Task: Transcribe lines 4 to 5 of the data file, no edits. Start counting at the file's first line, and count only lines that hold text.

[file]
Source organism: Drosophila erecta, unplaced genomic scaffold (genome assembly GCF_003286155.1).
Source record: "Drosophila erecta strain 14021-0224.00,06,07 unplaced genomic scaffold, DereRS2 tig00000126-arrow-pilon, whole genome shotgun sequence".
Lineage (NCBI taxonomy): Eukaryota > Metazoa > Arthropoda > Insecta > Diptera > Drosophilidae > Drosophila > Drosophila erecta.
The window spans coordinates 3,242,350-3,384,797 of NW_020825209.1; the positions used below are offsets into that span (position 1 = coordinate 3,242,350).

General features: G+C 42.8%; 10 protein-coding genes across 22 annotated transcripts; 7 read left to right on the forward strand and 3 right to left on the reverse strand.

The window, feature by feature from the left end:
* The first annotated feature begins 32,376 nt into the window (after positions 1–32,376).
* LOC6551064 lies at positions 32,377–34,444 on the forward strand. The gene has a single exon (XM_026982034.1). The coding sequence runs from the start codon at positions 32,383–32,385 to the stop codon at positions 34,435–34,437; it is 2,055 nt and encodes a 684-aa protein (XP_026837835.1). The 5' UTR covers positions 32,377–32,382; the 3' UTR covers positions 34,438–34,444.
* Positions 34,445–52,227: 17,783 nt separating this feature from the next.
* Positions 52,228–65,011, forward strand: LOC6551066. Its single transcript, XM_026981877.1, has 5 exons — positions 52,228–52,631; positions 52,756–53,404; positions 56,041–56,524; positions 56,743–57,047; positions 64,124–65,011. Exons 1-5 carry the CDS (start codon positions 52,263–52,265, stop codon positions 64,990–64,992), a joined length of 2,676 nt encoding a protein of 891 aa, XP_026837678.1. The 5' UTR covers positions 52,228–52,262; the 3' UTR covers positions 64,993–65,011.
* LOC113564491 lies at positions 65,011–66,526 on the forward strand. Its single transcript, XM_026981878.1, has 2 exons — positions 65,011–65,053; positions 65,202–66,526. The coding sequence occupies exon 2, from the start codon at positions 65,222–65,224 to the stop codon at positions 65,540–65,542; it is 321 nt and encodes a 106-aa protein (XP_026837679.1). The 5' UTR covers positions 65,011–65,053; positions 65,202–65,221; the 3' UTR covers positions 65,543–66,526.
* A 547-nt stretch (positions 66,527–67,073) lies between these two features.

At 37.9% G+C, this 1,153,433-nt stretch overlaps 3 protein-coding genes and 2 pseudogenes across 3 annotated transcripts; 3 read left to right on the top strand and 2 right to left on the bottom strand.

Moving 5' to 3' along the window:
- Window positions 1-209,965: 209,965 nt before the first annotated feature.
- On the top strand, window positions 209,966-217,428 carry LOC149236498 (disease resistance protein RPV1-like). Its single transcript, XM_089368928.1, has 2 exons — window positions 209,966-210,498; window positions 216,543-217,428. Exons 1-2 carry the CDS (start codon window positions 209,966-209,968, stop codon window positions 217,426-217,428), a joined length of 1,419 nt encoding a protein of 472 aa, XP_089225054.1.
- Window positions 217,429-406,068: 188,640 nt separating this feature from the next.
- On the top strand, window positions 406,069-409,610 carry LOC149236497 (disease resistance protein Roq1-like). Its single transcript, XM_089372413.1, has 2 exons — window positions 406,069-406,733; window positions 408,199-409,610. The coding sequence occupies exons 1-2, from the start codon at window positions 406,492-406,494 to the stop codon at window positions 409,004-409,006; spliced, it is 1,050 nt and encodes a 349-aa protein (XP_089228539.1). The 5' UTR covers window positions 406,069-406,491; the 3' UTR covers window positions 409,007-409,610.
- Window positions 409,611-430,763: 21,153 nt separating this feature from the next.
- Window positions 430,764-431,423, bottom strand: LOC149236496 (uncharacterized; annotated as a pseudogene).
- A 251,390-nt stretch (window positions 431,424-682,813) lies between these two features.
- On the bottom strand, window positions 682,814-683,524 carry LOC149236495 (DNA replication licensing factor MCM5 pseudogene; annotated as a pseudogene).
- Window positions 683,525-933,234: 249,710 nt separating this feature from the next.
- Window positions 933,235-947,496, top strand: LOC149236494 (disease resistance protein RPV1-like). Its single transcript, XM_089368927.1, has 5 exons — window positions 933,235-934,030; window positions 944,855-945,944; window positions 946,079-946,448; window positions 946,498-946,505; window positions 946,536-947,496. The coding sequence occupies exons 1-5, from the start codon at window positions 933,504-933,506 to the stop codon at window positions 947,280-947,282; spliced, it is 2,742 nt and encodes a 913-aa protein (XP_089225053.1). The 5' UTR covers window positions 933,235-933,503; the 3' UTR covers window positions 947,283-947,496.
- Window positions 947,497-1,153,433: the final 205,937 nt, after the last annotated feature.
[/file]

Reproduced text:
The window spans coordinates 3,242,350-3,384,797 of NW_020825209.1; the positions used below are offsets into that span (position 1 = coordinate 3,242,350).

General features: G+C 42.8%; 10 protein-coding genes across 22 annotated transcripts; 7 read left to right on the forward strand and 3 right to left on the reverse strand.